This link takes you to my YouTube Channel and the video “Where is My Money? – Accounting Is Important”

Dear Stefanie:
    I really think that I have “stepped in it.” I am Trustee of my uncle’s trust. I decided to wrap it up on my own. I thought I did everything, but after I distributed funds, one beneficiary (a charity) asked for an accounting. I am feeling adrift.

– Queasy on Quindell

Dear Queasy on Quindell:

       As Trustee, you are liable for all of your actions as Trustee. You could be personally liable if you are in breach of the trust or the legal requirements you are obligated to follow under California law.

       One requirement is that a Trustee of an irrevocable Trust must provide an accounting of all income, liabilities and assets to the beneficiaries on an annual basis. (If, however, all beneficiaries waive this right, you will not need to provide an accounting.)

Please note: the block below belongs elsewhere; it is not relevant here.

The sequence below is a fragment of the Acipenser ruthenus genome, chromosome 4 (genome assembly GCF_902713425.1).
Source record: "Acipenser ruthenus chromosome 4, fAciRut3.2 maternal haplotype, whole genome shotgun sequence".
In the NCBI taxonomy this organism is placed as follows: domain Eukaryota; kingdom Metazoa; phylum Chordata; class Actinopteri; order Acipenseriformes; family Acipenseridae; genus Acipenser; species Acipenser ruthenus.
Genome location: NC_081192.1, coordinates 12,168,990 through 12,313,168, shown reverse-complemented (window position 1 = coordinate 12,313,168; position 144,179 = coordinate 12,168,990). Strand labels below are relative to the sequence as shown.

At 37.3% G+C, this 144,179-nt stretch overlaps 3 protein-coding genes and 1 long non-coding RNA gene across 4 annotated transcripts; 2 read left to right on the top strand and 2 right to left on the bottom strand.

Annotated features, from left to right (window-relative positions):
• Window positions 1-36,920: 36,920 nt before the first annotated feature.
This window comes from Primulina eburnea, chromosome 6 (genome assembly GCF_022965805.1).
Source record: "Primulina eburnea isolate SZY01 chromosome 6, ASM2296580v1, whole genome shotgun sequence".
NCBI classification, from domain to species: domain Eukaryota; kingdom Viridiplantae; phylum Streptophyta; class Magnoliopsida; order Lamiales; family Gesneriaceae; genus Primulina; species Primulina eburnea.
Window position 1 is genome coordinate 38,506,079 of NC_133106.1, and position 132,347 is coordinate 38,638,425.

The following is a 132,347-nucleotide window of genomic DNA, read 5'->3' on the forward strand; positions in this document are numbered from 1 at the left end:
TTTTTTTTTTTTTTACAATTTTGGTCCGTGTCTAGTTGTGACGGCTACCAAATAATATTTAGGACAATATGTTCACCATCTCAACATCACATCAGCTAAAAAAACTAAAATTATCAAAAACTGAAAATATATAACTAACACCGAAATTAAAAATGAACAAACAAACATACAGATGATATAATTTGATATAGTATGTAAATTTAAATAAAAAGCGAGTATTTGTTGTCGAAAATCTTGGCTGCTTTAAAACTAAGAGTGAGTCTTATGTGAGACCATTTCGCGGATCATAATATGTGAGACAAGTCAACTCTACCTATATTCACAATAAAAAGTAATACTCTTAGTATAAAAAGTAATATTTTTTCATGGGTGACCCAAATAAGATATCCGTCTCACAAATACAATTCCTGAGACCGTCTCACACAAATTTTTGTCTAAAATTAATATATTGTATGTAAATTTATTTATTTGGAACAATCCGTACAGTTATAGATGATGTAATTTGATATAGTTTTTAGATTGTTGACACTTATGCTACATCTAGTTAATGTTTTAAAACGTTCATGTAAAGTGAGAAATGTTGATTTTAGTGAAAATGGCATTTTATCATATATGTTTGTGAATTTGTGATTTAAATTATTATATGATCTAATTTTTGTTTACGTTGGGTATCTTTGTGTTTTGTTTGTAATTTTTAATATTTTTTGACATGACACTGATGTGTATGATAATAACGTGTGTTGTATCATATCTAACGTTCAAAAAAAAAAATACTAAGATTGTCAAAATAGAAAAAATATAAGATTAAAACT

Many Trustees who I work with forget this critical duty. Trustees often get so focused on doing things QUICKLY that they forget about this step. But, nobody wins a prize for speed. Rather, accuracy and completing the steps properly is best.

       Folks often assume they can distribute funds after all of the assets have been liquidated. But, the accounting should be done and given to all beneficiaries BEFORE making distributions. If you give out the funds AND THEN get asked for an accounting, may find yourself without the trust funds to create the accounting or defend your actions.

       In this video I talk about “Where’s My Money? – Accounting Is Important“.